Your Week Ahead: Feb. 19 to 25

Chalk art takes to the streets in Lake Worth, a Broadway warhorse fiddles in Fort Lauderdale, and Palm Beach Opera re-imagines a Mozart masterwork. Plus, Art Garfunkel, the Zombies, Oscar hopefuls and more in your week ahead.


What: “Mikveh”

Where: B’nai Torah Congregation, 6261 S.W. 18th St., Boca Raton

When: 2 and 7:30 p.m.

Cost: $25-$36

Contact: 561/392-8566,

This drama from Israeli playwright Hadar Galron is set in a ritual bath in an Orthodox Jewish community, where women make monthly visits, a week after menstruation, to cleanse themselves in purifying waters. This aspect of the show may be culturally specific, but its wider implications are universal: Six women of wildly varying backgrounds and dispositions visit the mikveh over the course of several months during the play’s duration, and each deals with secrets that will unfurl over the show’s running time. While not without its humor, the show deals confrontationally with issues of domestic abuse, infidelity, forced marriage, political corruption and suicide. Shari Upbin directs a local cast in a powerful English translation. Expect it to resonate, particularly in today’s #MeToo environment.


What: Art Garfunkel: In Close-Up

Where: Parker Playhouse, 707 N.E. Eighth St., Fort Lauderdale

When: 7:30 p.m.

Cost: $42.50-$98

Contact: 954/462-0222,

Garfunkel remains most famous for his historic collaboration with fellow folk-rock legend Paul Simon, but his career is varied and voluminous: He’s a poet, a memoirist (What Is It All But Luminous: Notes From An Underground Man was published in 2017), an avid bibliophile and an actor. He’s also been arrested twice for marijuana possession, the proof we need that rock stars are just like us. On his current tour, he’s been lending his glorious tenor to a few recent solo recordings but mostly to the Simon & Garfunkel hits that most please longtime fans, from “The Boxer” to “Scarborough Fair” to “Bridge Over Troubled Water.” Retirement still seems far off for the 77-year-old polymath; he has said, “Taking on the fear and vulnerability of a live show keeps you vital.” Amen to that.

What: Opening night of “Fiddler on the Roof”

Where: Broward Center, 201 S.W. Fifth Ave., Broward Center

When: 8 p.m.

Cost: $40.50 and up

Contact: 954/462-0222,

If not Broadway’s original warhorse, “Fiddler on the Roof” helped define this term for the endlessly running, endlessly produced theatrical experience. After it premiered in 1964, it became the first Broadway musical to surpass 3,000 performances, at one time holding the record for the longest-running show in the medium’s history. Nine Tony wins cemented its importance as both entertaining theatre and cultural artifact. The story, about a Jewish father of five in Imperial Russia who must adjust to seismic changes in love, faith, culture and politics, has seen five Broadway revivals, the latest of which tours this week in Fort Lauderdale. Freshened up for a 21st century audience, the production is directed by Bartlett Sher—praised for his similar reboots of “South Pacific” and “The King and I”—and choreographed by Israel’s Hofesh Shechter, who took his inspiration from the original Jerome Robbins movement. It runs through March 3.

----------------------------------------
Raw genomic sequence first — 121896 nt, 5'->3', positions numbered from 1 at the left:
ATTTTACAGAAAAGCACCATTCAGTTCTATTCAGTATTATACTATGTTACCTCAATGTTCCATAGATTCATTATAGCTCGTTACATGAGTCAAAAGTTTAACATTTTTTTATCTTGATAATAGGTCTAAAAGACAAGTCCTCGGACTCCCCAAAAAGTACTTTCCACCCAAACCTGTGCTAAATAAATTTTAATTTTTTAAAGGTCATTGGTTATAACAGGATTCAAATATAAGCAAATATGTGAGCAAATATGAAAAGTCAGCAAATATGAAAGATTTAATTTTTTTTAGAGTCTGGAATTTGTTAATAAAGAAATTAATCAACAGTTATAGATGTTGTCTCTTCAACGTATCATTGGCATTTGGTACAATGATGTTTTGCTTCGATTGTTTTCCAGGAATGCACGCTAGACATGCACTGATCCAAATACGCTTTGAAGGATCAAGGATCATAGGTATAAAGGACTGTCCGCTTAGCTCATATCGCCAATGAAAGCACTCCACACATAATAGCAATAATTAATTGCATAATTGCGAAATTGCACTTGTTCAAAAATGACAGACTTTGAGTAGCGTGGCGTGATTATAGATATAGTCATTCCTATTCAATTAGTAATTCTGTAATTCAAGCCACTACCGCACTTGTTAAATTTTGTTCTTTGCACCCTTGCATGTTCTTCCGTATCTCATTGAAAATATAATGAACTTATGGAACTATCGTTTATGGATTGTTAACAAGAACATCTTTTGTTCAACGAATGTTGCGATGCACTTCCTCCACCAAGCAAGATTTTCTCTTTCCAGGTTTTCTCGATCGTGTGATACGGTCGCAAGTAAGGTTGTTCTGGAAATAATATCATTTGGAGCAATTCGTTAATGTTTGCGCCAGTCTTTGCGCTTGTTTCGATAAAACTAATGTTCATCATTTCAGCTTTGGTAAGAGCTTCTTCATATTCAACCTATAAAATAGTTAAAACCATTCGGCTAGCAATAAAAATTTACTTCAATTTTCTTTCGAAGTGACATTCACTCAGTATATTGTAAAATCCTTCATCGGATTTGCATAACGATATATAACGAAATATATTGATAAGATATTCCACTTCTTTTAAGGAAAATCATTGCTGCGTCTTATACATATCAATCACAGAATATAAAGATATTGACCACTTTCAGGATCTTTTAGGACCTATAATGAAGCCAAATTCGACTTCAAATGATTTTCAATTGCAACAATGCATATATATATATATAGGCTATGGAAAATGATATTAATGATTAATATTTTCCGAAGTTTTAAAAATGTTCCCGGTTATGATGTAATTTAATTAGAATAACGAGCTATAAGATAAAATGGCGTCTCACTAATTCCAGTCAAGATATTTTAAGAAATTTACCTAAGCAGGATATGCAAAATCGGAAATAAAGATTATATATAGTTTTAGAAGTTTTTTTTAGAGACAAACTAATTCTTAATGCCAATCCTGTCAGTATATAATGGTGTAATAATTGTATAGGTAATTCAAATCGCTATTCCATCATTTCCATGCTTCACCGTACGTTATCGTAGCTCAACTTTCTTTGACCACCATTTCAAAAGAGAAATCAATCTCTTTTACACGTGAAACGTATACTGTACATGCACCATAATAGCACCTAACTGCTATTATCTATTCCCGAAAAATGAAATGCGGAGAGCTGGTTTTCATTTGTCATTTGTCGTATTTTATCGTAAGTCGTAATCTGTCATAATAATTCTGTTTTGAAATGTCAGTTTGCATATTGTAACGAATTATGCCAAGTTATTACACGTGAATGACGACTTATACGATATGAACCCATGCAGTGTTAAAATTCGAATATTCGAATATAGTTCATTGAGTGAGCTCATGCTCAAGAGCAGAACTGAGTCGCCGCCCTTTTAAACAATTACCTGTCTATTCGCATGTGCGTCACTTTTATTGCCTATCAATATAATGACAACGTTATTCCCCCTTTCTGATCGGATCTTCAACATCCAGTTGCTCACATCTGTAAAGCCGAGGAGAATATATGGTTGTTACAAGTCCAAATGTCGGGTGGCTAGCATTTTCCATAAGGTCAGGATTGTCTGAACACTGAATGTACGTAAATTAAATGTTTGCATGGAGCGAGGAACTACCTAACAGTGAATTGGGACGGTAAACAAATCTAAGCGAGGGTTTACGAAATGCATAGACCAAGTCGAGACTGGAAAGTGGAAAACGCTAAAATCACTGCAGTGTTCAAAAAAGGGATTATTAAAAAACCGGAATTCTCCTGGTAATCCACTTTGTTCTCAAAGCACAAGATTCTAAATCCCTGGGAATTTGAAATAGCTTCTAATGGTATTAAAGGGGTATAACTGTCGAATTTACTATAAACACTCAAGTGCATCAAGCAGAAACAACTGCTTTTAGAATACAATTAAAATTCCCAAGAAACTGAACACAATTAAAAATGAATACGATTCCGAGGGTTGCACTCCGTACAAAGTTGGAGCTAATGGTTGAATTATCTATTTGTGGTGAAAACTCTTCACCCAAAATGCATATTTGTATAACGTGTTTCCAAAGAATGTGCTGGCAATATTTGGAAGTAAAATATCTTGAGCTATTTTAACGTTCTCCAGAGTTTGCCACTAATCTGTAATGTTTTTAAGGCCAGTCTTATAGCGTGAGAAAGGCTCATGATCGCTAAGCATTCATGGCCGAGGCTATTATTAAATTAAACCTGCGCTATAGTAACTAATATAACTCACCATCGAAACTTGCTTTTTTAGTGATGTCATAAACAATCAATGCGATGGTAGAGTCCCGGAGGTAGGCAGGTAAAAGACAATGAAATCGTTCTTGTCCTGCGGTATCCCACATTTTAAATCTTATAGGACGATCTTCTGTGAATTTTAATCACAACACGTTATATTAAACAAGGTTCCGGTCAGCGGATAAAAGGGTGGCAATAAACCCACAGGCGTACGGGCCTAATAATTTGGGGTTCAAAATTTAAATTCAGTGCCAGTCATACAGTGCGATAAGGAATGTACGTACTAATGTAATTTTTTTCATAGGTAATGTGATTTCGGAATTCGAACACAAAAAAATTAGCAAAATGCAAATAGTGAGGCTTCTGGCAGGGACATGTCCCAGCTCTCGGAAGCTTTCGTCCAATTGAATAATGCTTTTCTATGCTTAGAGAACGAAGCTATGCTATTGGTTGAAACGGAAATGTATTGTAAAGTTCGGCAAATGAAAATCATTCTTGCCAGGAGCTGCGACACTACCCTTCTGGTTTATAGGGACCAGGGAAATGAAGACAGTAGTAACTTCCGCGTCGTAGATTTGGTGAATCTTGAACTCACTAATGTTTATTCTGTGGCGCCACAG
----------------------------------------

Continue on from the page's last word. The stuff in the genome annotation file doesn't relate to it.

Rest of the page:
What: Opening day/night of Oscar Week

Where: Coral Gables Art Cinema, 260 Aragon Ave., Coral Gables

When: 3:45, 6:30 and 8:45 p.m.

Cost: $7-$11.75 per film

Contact: 786/385-9689,

The Oscars are creeping up on us fast—Sunday, Feb. 24—and if you’re like most Americans, you’ve only seen a sliver of Academy Award-nominated movies over the past year. That’s why Coral Gables Art Cinema is providing moviegoers with a week of catch-up just in time for the big night. On Friday alone, you can catch “A Star is Born,” Bradley Cooper’s wrenching remake of the classic story of rising and falling fortunes in showbiz; “Can You Ever Forgive Me?,” an illuminating, fact-based story of a writer-turned-forger, with a career-best Melissa McCarthy; and “BlackkKlansman,” Spike Lee’s darkly comic and confrontational story of one of the most outrageous undercover police investigations in American history. The rest of the week includes screenings of “Cold War,” “RBG,” “Vice,” “The Favourite” and more.